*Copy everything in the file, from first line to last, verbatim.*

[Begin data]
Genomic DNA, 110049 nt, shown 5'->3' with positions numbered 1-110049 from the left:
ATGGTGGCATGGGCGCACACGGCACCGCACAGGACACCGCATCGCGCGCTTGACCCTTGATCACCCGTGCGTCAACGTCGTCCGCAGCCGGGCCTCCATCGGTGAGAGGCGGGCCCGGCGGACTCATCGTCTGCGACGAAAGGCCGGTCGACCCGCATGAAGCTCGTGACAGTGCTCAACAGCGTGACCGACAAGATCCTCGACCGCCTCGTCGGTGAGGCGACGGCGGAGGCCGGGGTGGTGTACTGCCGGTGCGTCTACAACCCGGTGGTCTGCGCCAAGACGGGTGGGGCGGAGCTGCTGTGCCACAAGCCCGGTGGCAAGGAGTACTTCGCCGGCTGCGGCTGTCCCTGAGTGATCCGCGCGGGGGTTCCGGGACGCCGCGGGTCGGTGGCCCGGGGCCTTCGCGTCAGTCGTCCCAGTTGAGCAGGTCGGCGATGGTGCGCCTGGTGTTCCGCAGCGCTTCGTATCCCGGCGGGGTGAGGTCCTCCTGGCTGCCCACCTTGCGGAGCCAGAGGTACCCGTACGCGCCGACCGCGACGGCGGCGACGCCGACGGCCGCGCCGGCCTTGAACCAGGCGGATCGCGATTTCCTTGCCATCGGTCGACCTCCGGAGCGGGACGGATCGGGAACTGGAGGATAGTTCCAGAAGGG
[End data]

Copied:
Genomic DNA, 110049 nt, shown 5'->3' with positions numbered 1-110049 from the left:
ATGGTGGCATGGGCGCACACGGCACCGCACAGGACACCGCATCGCGCGCTTGACCCTTGATCACCCGTGCGTCAACGTCGTCCGCAGCCGGGCCTCCATCGGTGAGAGGCGGGCCCGGCGGACTCATCGTCTGCGACGAAAGGCCGGTCGACCCGCATGAAGCTCGTGACAGTGCTCAACAGCGTGACCGACAAGATCCTCGACCGCCTCGTCGGTGAGGCGACGGCGGAGGCCGGGGTGGTGTACTGCCGGTGCGTCTACAACCCGGTGGTCTGCGCCAAGACGGGTGGGGCGGAGCTGCTGTGCCACAAGCCCGGTGGCAAGGAGTACTTCGCCGGCTGCGGCTGTCCCTGAGTGATCCGCGCGGGGGTTCCGGGACGCCGCGGGTCGGTGGCCCGGGGCCTTCGCGTCAGTCGTCCCAGTTGAGCAGGTCGGCGATGGTGCGCCTGGTGTTCCGCAGCGCTTCGTATCCCGGCGGGGTGAGGTCCTCCTGGCTGCCCACCTTGCGGAGCCAGAGGTACCCGTACGCGCCGACCGCGACGGCGGCGACGCCGACGGCCGCGCCGGCCTTGAACCAGGCGGATCGCGATTTCCTTGCCATCGGTCGACCTCCGGAGCGGGACGGATCGGGAACTGGAGGATAGTTCCAGAAGGG